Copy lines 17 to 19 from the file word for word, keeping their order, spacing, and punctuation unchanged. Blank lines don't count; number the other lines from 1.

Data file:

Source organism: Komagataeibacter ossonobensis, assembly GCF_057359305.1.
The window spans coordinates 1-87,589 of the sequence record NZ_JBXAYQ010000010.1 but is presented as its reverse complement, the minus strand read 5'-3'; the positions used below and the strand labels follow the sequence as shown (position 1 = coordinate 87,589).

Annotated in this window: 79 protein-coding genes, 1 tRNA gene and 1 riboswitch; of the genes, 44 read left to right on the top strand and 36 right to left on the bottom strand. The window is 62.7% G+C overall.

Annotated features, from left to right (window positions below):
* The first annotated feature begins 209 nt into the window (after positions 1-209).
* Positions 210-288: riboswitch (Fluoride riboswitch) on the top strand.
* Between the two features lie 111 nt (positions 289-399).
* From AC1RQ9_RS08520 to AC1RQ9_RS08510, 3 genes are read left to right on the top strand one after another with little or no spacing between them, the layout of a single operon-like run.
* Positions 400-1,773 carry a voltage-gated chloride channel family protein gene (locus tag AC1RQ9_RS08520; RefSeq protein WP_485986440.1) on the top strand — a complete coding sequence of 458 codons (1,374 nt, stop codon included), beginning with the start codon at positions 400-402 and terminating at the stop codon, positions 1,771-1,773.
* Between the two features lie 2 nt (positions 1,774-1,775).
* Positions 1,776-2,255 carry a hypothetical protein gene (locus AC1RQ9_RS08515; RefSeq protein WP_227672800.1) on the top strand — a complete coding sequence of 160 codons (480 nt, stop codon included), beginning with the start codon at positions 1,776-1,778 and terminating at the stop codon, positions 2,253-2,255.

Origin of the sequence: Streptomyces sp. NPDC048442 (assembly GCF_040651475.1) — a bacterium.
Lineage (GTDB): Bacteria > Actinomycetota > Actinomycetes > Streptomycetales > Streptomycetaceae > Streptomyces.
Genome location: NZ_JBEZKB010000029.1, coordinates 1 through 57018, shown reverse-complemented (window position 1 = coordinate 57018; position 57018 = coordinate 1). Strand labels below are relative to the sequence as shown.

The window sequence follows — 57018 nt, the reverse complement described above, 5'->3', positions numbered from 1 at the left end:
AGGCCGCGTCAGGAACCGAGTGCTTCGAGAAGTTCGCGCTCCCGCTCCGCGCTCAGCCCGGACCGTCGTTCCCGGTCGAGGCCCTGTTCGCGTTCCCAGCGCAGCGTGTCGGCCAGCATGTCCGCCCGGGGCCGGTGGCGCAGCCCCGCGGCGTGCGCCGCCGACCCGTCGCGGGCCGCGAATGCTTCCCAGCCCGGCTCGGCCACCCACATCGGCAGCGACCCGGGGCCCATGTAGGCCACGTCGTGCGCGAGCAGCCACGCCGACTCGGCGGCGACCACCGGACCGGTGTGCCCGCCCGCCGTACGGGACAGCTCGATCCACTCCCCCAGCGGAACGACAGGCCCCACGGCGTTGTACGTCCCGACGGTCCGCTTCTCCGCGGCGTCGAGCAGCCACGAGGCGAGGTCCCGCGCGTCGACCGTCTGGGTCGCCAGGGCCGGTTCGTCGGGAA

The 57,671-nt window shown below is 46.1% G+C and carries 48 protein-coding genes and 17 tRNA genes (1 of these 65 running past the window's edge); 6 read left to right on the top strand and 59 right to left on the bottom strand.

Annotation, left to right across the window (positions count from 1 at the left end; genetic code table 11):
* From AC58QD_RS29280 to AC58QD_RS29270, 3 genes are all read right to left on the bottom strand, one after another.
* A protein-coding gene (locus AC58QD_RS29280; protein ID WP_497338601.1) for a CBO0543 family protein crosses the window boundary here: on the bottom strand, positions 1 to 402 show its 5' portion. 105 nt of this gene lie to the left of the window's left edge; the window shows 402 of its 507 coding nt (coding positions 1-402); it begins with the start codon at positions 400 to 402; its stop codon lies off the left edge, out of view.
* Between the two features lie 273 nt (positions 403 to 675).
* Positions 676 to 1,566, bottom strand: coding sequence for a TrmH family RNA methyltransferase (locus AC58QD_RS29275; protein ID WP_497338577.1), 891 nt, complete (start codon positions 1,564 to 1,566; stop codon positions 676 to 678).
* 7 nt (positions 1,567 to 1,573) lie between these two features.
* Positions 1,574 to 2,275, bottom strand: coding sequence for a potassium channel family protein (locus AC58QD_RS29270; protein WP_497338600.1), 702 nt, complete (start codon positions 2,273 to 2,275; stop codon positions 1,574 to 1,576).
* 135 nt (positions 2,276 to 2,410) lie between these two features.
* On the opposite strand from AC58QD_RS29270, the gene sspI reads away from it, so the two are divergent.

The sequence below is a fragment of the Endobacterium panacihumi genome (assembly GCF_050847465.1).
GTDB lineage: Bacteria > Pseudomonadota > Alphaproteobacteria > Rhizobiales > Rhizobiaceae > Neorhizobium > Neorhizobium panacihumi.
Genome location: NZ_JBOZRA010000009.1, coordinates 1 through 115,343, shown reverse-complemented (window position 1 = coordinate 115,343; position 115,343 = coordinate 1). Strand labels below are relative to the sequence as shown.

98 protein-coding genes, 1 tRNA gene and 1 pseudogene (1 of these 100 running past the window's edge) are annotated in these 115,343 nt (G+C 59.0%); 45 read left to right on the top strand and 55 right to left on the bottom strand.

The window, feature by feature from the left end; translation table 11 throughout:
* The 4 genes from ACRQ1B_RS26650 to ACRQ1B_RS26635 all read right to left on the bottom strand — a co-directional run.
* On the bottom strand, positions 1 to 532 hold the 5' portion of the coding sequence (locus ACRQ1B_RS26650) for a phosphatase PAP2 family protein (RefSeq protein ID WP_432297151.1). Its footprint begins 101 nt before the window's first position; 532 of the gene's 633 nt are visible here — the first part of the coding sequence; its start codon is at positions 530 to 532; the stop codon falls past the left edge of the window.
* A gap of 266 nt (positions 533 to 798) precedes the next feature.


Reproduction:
The 57,671-nt window shown below is 46.1% G+C and carries 48 protein-coding genes and 17 tRNA genes (1 of these 65 running past the window's edge); 6 read left to right on the top strand and 59 right to left on the bottom strand.

Annotation, left to right across the window (positions count from 1 at the left end; genetic code table 11):
* From AC58QD_RS29280 to AC58QD_RS29270, 3 genes are all read right to left on the bottom strand, one after another.